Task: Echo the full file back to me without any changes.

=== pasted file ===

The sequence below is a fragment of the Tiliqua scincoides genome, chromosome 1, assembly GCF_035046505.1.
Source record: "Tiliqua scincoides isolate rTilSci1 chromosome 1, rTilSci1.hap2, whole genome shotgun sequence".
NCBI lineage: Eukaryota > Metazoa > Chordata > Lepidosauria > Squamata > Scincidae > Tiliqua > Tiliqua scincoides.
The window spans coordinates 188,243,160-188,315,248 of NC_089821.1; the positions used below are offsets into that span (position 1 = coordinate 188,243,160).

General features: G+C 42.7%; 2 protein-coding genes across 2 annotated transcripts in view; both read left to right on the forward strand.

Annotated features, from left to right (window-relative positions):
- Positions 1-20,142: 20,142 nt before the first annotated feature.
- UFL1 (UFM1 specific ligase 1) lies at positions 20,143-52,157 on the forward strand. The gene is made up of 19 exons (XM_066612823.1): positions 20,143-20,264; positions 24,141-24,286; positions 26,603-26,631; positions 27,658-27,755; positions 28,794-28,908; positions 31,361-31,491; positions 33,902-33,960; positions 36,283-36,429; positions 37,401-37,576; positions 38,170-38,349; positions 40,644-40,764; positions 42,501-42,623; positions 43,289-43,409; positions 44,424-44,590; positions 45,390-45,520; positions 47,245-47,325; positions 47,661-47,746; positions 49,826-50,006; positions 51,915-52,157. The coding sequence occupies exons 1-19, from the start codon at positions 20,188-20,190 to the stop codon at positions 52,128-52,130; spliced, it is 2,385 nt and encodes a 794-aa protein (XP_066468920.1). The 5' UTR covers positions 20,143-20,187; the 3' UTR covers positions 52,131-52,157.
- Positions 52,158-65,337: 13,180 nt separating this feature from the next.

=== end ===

The sequence below is a fragment of the Tiliqua scincoides genome, chromosome 1, assembly GCF_035046505.1.
Source record: "Tiliqua scincoides isolate rTilSci1 chromosome 1, rTilSci1.hap2, whole genome shotgun sequence".
NCBI lineage: Eukaryota > Metazoa > Chordata > Lepidosauria > Squamata > Scincidae > Tiliqua > Tiliqua scincoides.
The window spans coordinates 188,243,160-188,315,248 of NC_089821.1; the positions used below are offsets into that span (position 1 = coordinate 188,243,160).

General features: G+C 42.7%; 2 protein-coding genes across 2 annotated transcripts in view; both read left to right on the forward strand.

Annotated features, from left to right (window-relative positions):
- Positions 1-20,142: 20,142 nt before the first annotated feature.
- UFL1 (UFM1 specific ligase 1) lies at positions 20,143-52,157 on the forward strand. The gene is made up of 19 exons (XM_066612823.1): positions 20,143-20,264; positions 24,141-24,286; positions 26,603-26,631; positions 27,658-27,755; positions 28,794-28,908; positions 31,361-31,491; positions 33,902-33,960; positions 36,283-36,429; positions 37,401-37,576; positions 38,170-38,349; positions 40,644-40,764; positions 42,501-42,623; positions 43,289-43,409; positions 44,424-44,590; positions 45,390-45,520; positions 47,245-47,325; positions 47,661-47,746; positions 49,826-50,006; positions 51,915-52,157. The coding sequence occupies exons 1-19, from the start codon at positions 20,188-20,190 to the stop codon at positions 52,128-52,130; spliced, it is 2,385 nt and encodes a 794-aa protein (XP_066468920.1). The 5' UTR covers positions 20,143-20,187; the 3' UTR covers positions 52,131-52,157.
- Positions 52,158-65,337: 13,180 nt separating this feature from the next.